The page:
#ColoradoSprings stormwater fees start

Heavy rains inundate Sand Creek. Photo via the City of Colorado Springs and the Colorado Springs Independent.

From The Colorado Springs Independent (Pam Zubeck):

City stormwater fees, approved by voters in November 2017, will finally be billed this month. For most, the fees aren’t based on impact — or square footage of impermeable surface, such as rooftops or driveways, that lead to runoff. Instead, residential properties will pay a flat $5 a month, whether for a palatial estate or a tiny studio apartment, bringing in an estimated $7.9 million a year.

Nonresidential property owners, who are expected to pay around $8.2 million a year, will be billed $30 per developed acre per month. But properties that are 5 acres or less will pay the fee without any adjustment for impermeable surface, while those larger than 5 acres will be charged fees determined by the city’s stormwater manager based on impermeable surface.

Fountain to bring USAF supplied filters online in distribution system

Widefield aquifer via the Colorado Water Institute.

From KRDO.com (Scott Harrison):

Four filters supplied by the Air Force will allow Fountain residents this week to resume using groundwater that was found to be contaminated by firefighting chemicals more than two years ago.

Two filters were tested [June 18, 2018] and the other two are scheduled to be in operation next month.

The test had to be stopped, however, after the filtering system produced too much pressure, ruptured some seals and sprang a leak.
“We’ll try again (Tuesday),” said Curtis Mitchell, director of Fountain Utilities. “We only have one more set of seals, so we want to make sure we figure out what caused the problem before we risk rupturing the other seals.

Since the contamination from a firefighting foam at Peterson Air Force Base was discovered in the fall of 2015, the city stopped using water from its underground aquifer and began using surface water from the Pueblo Reservoir.
The filters cost around $700,000 to reduce the amount of the three most dangerous chemicals to well below levels deemed safe by the U.S. Environmental Protection Agency.

The filtering agent is a sandy, charcoal-like material that is inserted into the tanks.

But, according to research last year by the Colorado School of Mines, the same filters didn’t do well in reducing the levels of more than two dozen other chemicals.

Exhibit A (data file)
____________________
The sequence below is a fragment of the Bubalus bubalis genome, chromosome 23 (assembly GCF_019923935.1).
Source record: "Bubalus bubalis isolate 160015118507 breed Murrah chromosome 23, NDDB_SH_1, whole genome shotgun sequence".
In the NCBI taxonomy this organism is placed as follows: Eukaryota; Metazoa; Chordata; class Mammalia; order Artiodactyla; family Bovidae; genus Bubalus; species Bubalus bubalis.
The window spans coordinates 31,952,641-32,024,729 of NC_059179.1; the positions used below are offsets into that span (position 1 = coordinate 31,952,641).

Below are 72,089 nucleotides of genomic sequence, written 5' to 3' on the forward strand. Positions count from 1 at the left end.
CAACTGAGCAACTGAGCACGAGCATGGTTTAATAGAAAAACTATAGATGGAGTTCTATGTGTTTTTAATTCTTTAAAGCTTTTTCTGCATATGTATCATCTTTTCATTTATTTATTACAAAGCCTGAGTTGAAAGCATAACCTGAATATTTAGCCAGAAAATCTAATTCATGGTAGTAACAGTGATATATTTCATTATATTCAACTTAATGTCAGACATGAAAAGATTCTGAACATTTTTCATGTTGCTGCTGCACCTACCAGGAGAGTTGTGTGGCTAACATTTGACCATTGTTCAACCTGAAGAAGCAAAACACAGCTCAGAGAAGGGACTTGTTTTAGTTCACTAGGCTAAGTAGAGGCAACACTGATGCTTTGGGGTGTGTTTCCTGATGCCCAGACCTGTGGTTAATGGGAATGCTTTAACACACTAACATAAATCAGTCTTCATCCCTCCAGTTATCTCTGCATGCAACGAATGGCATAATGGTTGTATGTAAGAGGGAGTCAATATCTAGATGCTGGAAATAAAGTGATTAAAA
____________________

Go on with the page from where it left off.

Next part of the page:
“We know that customers will choose to use bottled water for drinking and cooking, as they have been,” Mitchell said. “But we want them to know we’ve tested the filtering system and the water is safe.”

City officials estimate that only 15 percent of the city’s water usage will come from the aquifer on peak days, and that groundwater is needed to supplement the surface water supply.

Many residents remain skeptical about the water quality, fearing that they’ve been exposed to the contamination for years.

From KOAA.com:

City leaders say the water is now safe to drink, with a new process called Granular Activated Carbon (GAC) which gets rid of any PFC’s found in the water.

‘We did laboratory testing a week ago,’ said Fountain Utilities Dir. Curtis Mitchell, ‘the results came back non-detect, so now we’re comfortable that we can provide safe drinking water in addition to the surface water that we use from pueblo reservoir to our customers.’

Still, a majority of the water will come from the Pueblo Reservoir.

Additionally, the city will test the water every week for the entire lifespan of the water facility.

More facilities are on the way, but Mitchell says that’s about 2 years out.

Fountain Creek: U.S. Sen. Bennet introduces amendment to Pentagon budget bill that would appropriate $9 million for PFC mitigation

The Fountain Creek Watershed is located along the central front range of Colorado. It is a 927-square mile watershed that drains south into the Arkansas River at Pueblo. The watershed is bordered by the Palmer Divide to the north, Pikes Peak to the west, and a minor divide 20 miles east of Colorado Springs. Map via the Fountain Creek Watershed Flood Control and Greenway District.

From The Colorado Springs Gazette (Tom Roeder):

Bennet’s amendment would provide as much as $9 million to reimburse water utilities in Security, Widefield and Fountain for what they laid out in 2016 after learning their drinking water contained unsafe levels of perfluorinated chemicals from toxic firefighting foam released by Peterson Air Force Base.

“This builds on years of our work with the Air Force to address … contamination and is long overdue for the local water authorities who worked to provide safe drinking water to Colorado residents,” Bennet said in an email. “We’ll continue to push for its inclusion in the defense bill.”

Security Water and Sanitation District would get up to $6 million to pay for a pipeline it installed to pump clean Pueblo Reservoir water to its more than 19,000 customers.

“That’s something we have been working for and hoping for,” said district General Manager Roy Heald.

Southern El Paso County water districts began piling up bills in May 2016 after tests of water from the aquifer revealed contamination levels up to 30 times more than the maximum recommended by the U.S. Environmental Protection Agency.

Districts’ officials assumed the Air Force would pay to fight the contamination and were shocked when the military refused to pay the bill. The Pentagon concluded it couldn’t reimburse the districts without authorization from Congress.

That’s where Bennet’s amendment comes in. The brief measure piggybacks on a similar move to reimburse towns where water contamination came from National Guard bases and expands it to include active-duty posts including Peterson.

Bennet got support from Colorado Republican U.S. Sen. Cory Gardner, who signed on as a co-sponsor.

Heald said the senators have worked for months to figure out a fix for the utilities’ financial woes.

“They have both been here to talk to us directly about these issues,” he said.

But Heald isn’t counting the federal cash just yet. The provision for the money is a tiny part of the massive National Defense Authorization Act, a bill that sets spending across the military and includes hundreds of policy tweaks and changes.